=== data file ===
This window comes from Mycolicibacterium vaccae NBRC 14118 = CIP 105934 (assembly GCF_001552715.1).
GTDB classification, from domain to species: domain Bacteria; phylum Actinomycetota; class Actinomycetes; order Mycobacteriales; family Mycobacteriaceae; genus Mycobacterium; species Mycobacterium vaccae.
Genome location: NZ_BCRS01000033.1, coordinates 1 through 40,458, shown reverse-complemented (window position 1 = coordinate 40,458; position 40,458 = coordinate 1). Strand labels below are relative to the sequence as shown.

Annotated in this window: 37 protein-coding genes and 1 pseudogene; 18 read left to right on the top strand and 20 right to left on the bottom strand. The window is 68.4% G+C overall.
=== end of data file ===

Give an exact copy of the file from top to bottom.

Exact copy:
This window comes from Mycolicibacterium vaccae NBRC 14118 = CIP 105934 (assembly GCF_001552715.1).
GTDB classification, from domain to species: domain Bacteria; phylum Actinomycetota; class Actinomycetes; order Mycobacteriales; family Mycobacteriaceae; genus Mycobacterium; species Mycobacterium vaccae.
Genome location: NZ_BCRS01000033.1, coordinates 1 through 40,458, shown reverse-complemented (window position 1 = coordinate 40,458; position 40,458 = coordinate 1). Strand labels below are relative to the sequence as shown.

Annotated in this window: 37 protein-coding genes and 1 pseudogene; 18 read left to right on the top strand and 20 right to left on the bottom strand. The window is 68.4% G+C overall.